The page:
Posts Tagged ‘Ira Shapiro’
Monday • April 2, 2012 • by Artur Davis
Ira Shapiro’s recent work on the late seventies, “The Last Great Senate”, has the gift of good timing. It hits bookstands during a time when its thesis–that Washington was occupied by political giants, moderates, and thoughtful deal-makers until far-right Republicans dragged it into the mud–is the conventional wisdom du jour. As a narrative, the book also reads well, which is no small accomplishment, given its dive into the nuts and bolts of policy battles that are only dimly recalled: Jimmy Carter’s conservation initiatives and his failed stimulus are not exactly the stuff of lore. As Shapiro reminds, there actually was an ample amount of substance and rigor in many of those debates, and the quality of the fight seems, in Shapiro’s telling, richer than our current sound-bite clashes.
To be sure, there is much that is admirable about this book from one of the most credentialed public policy lawyers in DC. It’s worth asking though, whether Shapiro’s underlying theory of senatorial decline and right-wing liability really holds up as a description of the last thirty odd years. Two threshold criticisms: first, the supposed dark ages after 1980 contain a lot more bipartisan accomplishment than Shapiro acknowledges. While his epilogue makes a nod to a series of eighties era achievements, including a refinancing of Social Security, a work-over of Title VII, tax reform, immigration reform, and the patent protection that enabled the generic drug market, it’s a run of success that Shapiro seems to dramatically understate and which is at odds with his premise. If Shapiro is right about the sources of dysfunction, a Republican lurch to the right and the surge of cut and slash ad wars sponsored by conservative cash, the eighties should have been one long pattern of gridlock. The fact that they weren’t gives Shapiro’s case fits that he doesn’t really address.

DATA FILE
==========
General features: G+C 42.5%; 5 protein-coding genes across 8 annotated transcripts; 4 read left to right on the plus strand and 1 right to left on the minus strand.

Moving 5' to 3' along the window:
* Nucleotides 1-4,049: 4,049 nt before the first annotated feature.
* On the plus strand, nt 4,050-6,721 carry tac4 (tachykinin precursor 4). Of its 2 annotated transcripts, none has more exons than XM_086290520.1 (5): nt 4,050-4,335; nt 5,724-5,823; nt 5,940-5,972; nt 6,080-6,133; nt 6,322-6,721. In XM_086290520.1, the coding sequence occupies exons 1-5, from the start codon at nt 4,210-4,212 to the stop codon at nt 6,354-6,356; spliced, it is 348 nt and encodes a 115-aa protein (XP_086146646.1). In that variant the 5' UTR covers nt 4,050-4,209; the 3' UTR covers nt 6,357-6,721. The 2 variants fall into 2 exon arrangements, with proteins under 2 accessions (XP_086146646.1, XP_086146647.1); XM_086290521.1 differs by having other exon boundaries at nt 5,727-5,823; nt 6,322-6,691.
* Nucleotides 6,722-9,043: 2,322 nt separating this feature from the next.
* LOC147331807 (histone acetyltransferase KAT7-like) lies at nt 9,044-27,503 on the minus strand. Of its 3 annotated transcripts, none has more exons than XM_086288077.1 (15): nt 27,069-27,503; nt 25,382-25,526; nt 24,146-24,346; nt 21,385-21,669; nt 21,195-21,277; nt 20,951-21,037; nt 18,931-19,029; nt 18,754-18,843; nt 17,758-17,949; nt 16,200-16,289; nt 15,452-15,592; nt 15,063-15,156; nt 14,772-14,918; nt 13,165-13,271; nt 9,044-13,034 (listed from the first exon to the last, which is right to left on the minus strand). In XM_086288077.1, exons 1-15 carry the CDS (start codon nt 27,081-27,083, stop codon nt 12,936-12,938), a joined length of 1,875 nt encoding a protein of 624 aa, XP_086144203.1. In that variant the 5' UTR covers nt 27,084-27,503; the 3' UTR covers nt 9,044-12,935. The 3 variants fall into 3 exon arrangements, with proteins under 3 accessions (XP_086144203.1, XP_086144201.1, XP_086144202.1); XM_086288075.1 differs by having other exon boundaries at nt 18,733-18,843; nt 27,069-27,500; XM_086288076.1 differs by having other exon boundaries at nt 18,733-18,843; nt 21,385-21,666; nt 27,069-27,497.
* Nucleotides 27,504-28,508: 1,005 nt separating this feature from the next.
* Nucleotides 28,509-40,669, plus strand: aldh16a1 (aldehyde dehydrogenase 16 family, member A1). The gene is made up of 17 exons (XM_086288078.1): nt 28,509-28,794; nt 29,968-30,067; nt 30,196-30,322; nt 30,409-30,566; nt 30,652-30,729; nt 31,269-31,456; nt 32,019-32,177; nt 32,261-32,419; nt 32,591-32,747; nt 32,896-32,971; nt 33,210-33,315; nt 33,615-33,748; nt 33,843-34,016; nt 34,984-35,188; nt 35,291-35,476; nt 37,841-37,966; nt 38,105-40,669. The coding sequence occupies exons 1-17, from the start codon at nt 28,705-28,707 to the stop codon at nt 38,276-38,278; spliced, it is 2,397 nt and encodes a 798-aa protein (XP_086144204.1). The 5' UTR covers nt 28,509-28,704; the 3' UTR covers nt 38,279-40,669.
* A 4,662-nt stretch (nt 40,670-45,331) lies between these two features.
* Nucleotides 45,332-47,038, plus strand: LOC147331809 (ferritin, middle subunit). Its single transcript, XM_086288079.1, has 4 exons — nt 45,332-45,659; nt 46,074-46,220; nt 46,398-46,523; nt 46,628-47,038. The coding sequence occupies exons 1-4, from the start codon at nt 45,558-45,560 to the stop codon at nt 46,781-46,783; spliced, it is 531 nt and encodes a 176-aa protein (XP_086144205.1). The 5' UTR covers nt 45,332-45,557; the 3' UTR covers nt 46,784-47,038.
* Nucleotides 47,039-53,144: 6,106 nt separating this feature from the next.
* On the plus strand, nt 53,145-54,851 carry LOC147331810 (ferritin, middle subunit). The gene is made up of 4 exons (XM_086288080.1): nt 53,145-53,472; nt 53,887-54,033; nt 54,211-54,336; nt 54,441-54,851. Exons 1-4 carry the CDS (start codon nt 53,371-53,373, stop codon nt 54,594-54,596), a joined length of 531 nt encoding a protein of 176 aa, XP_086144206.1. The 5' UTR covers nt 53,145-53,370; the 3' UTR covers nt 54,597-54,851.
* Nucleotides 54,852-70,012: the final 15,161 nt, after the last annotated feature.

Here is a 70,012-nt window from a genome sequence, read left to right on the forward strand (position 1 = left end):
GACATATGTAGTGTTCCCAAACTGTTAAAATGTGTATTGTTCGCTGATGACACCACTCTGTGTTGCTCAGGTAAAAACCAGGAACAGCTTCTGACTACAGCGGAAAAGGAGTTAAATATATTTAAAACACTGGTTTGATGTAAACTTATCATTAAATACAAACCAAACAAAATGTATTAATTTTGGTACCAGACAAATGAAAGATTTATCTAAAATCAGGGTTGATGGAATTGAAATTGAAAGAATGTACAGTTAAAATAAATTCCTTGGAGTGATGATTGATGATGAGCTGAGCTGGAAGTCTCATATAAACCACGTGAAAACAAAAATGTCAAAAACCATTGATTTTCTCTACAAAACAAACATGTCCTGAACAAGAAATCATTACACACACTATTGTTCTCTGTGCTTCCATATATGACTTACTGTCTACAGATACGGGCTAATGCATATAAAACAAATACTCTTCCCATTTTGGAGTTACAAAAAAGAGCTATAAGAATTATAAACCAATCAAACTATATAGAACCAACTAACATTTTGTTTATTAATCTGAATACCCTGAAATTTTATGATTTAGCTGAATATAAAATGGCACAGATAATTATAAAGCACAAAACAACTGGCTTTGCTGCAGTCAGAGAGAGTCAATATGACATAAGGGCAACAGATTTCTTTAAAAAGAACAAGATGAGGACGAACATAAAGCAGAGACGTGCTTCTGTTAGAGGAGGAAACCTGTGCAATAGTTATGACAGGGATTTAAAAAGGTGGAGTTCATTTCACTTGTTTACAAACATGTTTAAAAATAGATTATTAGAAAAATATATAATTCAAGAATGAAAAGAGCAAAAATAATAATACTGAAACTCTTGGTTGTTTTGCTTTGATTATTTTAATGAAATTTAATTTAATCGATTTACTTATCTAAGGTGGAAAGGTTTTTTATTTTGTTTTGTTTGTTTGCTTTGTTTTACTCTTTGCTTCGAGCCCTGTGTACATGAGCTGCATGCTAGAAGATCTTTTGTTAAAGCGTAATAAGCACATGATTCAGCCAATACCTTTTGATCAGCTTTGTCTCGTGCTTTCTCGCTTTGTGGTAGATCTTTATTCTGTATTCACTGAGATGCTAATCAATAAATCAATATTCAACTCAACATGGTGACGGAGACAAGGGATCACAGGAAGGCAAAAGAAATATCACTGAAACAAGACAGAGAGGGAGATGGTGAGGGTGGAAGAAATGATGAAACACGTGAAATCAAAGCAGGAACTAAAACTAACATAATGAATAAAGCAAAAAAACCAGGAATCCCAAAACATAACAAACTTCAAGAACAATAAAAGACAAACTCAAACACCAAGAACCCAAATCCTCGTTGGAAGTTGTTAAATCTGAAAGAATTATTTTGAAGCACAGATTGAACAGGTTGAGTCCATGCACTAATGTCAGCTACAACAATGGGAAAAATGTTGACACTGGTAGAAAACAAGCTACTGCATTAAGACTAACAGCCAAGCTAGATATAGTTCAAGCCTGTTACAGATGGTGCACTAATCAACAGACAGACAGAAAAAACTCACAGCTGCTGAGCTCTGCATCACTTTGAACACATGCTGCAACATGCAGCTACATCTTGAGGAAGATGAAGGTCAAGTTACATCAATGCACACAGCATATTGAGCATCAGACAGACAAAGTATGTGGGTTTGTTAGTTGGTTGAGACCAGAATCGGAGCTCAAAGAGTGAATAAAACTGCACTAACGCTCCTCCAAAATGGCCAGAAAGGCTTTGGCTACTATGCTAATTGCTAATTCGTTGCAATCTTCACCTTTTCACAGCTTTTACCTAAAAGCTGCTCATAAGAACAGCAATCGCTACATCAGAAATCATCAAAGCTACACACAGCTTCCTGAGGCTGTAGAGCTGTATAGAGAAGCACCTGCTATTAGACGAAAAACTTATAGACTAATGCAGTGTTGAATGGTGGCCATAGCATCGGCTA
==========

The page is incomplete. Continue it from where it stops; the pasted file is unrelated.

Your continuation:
As for the last twenty years, they seem relevant to Shapiro only to the extent they reinforce his operating theory–impeachment, rancorous confirmation battles, fringe fights like Terry Schiavo. He literally ignores welfare reform and the first balanced budget in nearly forty years in the Clinton-Gingrich era. Likewise, no mention of the scorecard from the last decade, which for all of its acrimony, produced No Child Left Behind, McCain Feingold, the Patriot Act, even the Troubled Assets Relief Program, whose passage combined bipartisanship with a genuine willingness to buck public opinion for the sake of the national interest.
Virtually all of the above have left more substantial footprints than, say, the Alaskan Lands bill Shapiro spends ten pages dissecting, or the equally forgettable energy package in late 1979. That curiously out of focus perspective for an observer whose legislative insights are so perceptive is hard to explain as anything other than cherry-picking. It also makes his argument seem guilty of a particular DC based nostalgia that confuses the cozier and more fraternal politics of an earlier time with productivity.